Frequently asked questions about
short-term health insurance in South Dakota
Yes. As of 2022, there were at least five insurers offering short-term health insurance in South Dakota.
Prior to December 2020, South Dakota law (State Statute 58-17-70(5)) defined short-term health insurance in South Dakota as nonrenewable and with terms of no more than six months. But that changed in December 2020, under new regulations that the South Dakota Division of Insurance finalized.
The new regulations remove the six-month cap and nonrenewability rules. Instead, plans are allowed to follow the federal rules that the Trump administration finalized in 2018: They can have initial terms of up to 364 days, and total duration, including renewals, of up to 36 months.
But insurers have the option to impose stricter limits, and it appears that the short-term plans available for purchase in South Dakota are limited to a maximum duration of no more than 12 months.
At least five insurers offer short-term health insurance in South Dakota as of 2022:
- Independence American Insurance Company
- National General
- UnitedHealthcare (Golden Rule)
- Sanford SAFEGUARD
Short-term health insurance in South Dakota is available to residents (an individual or families) who meet insurers’ underwriting guidelines. Typically, this means being under 65 years old (some insurers put the age limit at 64 years) and in fairly good health.
Short-term health insurance plans usually include blanket exclusions for pre-existing conditions, so these types of plans are not adequate for someone who needs medical care for ongoing or pre-existing conditions.
If you’re in need of health insurance coverage in South Dakota and open enrollment for ACA-compliance plans (November 1 – January 15) has ended, check if you are eligible for a special enrollment period that would allow you to enroll in an ACA-compliant major medical plan.
If you’re eligible to enroll in an ACA-compliant plan, you can visit the healthcare.gov website to apply. These plans are purchased on a month-to-month basis, so you can enroll in a plan even if you only need coverage for a few months before another policy takes effect (with a premium subsidy if you’re eligible).
An agent or broker can provide information on coverage options and costs for short-term health insurance and determine which will policies best fit your needs. Some things to keep in mind are the allowable plan durations (South Dakota’s insurers generally cap their plans at shorter durations than the maximum the state allows), whether the insurer offers guaranteed renewability, and the specific benefits the plan covers.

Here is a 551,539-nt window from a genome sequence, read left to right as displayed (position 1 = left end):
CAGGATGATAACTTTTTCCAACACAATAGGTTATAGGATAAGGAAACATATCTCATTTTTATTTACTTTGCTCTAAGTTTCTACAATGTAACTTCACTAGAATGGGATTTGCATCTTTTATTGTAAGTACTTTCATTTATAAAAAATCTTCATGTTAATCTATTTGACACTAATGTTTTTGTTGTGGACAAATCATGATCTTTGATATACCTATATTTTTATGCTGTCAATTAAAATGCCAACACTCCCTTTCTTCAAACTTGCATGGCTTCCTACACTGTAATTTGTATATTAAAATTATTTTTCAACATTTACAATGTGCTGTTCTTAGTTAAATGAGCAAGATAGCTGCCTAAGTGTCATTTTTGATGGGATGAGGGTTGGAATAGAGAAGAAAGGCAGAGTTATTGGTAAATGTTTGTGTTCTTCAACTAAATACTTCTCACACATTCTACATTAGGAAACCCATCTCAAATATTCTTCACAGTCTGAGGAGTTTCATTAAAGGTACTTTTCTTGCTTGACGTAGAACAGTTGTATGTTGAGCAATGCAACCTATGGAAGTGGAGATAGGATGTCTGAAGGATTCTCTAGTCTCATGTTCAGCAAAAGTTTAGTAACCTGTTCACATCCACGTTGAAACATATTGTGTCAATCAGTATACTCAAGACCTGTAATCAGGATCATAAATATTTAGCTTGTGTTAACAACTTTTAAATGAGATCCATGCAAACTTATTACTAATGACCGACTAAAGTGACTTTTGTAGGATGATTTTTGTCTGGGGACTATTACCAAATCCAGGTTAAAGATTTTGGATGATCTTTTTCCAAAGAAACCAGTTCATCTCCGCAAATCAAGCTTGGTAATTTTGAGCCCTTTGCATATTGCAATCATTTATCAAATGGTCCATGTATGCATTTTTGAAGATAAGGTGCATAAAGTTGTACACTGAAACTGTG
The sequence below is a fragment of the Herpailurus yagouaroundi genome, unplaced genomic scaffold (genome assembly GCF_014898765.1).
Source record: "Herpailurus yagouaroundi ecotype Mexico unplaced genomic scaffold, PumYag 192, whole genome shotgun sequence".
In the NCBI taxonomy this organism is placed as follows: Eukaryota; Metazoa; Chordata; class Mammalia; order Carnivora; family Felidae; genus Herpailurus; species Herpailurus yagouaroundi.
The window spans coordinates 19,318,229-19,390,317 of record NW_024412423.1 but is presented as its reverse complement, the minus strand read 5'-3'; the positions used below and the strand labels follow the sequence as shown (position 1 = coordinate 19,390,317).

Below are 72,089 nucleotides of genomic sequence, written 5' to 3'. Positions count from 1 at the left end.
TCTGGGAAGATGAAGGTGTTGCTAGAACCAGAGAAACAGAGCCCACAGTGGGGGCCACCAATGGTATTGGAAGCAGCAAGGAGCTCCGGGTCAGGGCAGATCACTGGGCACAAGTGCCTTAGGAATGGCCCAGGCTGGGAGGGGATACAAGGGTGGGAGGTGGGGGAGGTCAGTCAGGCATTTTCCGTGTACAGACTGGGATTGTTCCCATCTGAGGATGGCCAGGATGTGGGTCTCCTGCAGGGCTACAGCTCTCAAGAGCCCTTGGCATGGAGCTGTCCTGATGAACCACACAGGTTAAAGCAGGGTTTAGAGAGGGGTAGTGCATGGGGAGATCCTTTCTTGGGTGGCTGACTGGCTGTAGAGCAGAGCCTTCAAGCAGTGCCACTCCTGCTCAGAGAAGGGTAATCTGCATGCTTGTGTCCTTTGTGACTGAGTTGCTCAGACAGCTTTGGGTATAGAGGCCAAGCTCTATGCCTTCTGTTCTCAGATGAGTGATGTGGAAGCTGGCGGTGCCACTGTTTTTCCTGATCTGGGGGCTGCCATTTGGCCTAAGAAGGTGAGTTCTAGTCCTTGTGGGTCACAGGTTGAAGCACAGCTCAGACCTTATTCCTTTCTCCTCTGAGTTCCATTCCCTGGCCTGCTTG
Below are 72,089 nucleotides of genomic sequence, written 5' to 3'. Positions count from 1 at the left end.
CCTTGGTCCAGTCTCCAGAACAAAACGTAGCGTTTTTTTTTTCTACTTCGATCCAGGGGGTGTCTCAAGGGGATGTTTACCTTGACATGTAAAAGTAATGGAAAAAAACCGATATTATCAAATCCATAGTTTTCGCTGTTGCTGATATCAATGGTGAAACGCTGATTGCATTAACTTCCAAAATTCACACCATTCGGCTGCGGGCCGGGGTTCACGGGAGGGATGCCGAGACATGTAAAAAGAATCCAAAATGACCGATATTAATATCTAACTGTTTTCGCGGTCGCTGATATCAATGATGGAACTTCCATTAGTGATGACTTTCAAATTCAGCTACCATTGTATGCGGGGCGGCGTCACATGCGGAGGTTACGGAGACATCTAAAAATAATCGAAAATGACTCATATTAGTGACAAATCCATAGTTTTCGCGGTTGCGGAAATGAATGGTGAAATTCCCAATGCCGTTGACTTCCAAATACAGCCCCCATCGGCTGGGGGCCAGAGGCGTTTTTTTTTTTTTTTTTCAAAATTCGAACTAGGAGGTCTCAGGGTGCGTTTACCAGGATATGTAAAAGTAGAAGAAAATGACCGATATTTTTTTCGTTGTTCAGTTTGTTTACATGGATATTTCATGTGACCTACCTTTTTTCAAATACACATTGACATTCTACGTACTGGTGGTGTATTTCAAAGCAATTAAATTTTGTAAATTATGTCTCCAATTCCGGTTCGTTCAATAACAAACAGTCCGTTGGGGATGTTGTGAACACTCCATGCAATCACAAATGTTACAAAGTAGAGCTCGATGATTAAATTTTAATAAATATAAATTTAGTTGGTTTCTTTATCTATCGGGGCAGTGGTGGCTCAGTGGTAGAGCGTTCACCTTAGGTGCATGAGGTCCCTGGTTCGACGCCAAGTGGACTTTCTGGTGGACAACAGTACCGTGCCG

Pay attention to things such as whether the plan covers outpatient prescription drugs (most short-term health insurance plans do not, but some do), and whether it imposes specific dollar limitations on services such as inpatient care, surgery, etc. (in addition to the plan’s overall benefit maximum).
Excluding coverage for pre-existing conditions can make short-term policies appear more affordable than ACA-compliant (Obamacare) policies. However, that upfront affordability disappears if you end up paying out of pocket for healthcare services related to an uncovered condition. That said, there may be situations when enrolling in a short-term plan might be an attractive option, such as:
- If you missed open enrollment for ACA-compliant coverage and do not have a qualifying event that would trigger a special enrollment period.
- If you are newly employed and have a waiting period until you can be covered by your new employer’s health insurance plan; short-term insurance is typically a much more affordable (but less comprehensive) stopgap than COBRA or an ACA-compliant plan.
- If you will soon be eligible for Medicare and don’t have access to any other coverage in the meantime.
- If you’re not eligible for Medicaid or a premium subsidy in the exchange, an ACA-compliant plan might be unaffordable. Although the American Rescue Plan has greatly enhanced premium subsidies and made them more widely available (through the end of 2022), the ACA’s family glitch still causes some people to be ineligible for affordable coverage.
South Dakota short-term insurance policies used to be subject to state regulations that were more restrictive than federal rules, but that changed in late 2020. Prior to late 2020, short-term plans in South Dakota were limited to six months terms and could not be renewed.
South Dakota statute requires insurers who provide short-term health insurance to provide a disclosure informing consumers that the plan does not cover pre-existing conditions, and does not count as minimum essential coverage.